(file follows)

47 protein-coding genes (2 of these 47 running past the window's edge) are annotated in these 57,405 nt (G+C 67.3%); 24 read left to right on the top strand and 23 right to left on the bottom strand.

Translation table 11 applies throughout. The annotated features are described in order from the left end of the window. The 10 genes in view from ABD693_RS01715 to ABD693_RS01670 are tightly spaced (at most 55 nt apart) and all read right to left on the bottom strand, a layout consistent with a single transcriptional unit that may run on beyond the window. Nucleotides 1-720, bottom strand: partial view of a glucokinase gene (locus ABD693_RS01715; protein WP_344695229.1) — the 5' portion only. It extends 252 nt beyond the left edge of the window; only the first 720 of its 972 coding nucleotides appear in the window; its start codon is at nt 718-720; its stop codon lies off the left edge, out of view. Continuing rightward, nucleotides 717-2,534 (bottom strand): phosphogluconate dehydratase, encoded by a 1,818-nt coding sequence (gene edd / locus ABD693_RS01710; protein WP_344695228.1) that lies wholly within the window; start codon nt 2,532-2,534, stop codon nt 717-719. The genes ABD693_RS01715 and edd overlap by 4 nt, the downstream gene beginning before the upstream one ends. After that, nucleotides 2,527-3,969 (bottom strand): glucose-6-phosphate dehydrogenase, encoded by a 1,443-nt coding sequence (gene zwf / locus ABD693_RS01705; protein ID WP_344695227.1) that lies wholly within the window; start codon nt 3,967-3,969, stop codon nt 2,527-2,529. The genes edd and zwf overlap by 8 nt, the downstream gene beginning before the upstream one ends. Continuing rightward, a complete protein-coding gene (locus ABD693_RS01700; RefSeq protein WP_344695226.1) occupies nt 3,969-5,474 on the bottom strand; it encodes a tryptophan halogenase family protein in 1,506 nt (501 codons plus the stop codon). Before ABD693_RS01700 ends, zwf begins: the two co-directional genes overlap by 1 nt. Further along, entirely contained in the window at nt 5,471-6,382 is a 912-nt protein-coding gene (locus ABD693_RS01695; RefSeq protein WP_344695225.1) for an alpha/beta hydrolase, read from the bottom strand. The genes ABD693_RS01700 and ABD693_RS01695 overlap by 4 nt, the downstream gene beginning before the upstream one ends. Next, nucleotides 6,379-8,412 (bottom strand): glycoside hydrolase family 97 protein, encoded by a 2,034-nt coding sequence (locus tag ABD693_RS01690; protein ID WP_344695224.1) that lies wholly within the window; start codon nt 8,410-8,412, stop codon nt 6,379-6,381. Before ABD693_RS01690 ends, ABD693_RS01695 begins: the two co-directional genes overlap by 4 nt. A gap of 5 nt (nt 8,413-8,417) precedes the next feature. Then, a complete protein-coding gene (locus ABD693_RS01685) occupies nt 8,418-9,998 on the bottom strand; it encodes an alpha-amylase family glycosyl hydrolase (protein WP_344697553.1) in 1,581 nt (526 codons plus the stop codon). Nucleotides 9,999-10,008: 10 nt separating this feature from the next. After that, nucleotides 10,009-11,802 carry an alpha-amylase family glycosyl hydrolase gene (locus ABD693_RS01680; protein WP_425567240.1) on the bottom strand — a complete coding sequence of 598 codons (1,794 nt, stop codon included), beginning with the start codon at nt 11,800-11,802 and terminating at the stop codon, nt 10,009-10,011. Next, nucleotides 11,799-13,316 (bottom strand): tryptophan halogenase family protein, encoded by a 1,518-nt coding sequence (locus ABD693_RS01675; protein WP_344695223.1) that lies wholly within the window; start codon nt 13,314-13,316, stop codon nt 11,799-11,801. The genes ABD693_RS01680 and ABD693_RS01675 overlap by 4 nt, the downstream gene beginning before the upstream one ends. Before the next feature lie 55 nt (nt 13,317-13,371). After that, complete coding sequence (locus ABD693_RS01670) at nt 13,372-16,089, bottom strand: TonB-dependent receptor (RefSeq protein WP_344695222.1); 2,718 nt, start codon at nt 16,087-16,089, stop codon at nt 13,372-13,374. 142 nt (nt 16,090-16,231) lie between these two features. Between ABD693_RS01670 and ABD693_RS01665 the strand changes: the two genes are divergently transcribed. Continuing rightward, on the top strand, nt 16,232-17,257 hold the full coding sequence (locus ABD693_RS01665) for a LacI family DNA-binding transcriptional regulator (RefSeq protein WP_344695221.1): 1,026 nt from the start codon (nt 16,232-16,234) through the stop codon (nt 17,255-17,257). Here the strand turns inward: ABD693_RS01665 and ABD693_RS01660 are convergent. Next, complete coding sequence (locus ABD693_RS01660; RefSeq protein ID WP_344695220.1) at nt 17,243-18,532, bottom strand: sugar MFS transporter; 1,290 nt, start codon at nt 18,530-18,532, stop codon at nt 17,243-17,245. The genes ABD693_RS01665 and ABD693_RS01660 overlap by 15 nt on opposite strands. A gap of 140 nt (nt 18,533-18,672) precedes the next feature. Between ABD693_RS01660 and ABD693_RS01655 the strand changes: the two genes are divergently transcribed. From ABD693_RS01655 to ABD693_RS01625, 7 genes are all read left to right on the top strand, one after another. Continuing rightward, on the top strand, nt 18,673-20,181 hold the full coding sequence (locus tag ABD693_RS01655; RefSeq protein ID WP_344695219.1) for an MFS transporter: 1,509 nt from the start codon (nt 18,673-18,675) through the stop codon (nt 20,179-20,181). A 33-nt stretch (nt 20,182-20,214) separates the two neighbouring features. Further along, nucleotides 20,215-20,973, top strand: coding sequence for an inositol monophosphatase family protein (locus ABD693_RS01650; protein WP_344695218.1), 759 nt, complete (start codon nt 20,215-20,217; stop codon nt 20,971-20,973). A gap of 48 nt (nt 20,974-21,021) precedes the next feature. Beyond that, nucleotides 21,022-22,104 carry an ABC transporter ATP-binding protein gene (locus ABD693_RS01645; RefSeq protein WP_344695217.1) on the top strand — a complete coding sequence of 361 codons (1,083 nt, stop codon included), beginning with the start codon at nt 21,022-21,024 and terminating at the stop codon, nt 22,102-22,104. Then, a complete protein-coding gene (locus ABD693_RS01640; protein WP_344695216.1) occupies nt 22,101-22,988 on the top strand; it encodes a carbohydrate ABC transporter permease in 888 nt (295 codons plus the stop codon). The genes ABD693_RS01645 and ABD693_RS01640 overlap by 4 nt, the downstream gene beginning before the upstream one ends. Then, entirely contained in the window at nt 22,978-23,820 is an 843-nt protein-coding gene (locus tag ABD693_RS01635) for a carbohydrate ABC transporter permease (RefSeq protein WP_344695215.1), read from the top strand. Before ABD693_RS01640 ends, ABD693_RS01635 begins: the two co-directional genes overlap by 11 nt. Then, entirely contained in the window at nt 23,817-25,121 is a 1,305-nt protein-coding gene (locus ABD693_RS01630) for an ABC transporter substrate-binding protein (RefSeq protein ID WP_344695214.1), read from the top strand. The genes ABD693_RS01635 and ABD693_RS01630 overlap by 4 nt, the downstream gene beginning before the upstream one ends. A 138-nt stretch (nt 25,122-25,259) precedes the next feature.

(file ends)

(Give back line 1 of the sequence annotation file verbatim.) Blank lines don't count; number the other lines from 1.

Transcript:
47 protein-coding genes (2 of these 47 running past the window's edge) are annotated in these 57,405 nt (G+C 67.3%); 24 read left to right on the top strand and 23 right to left on the bottom strand.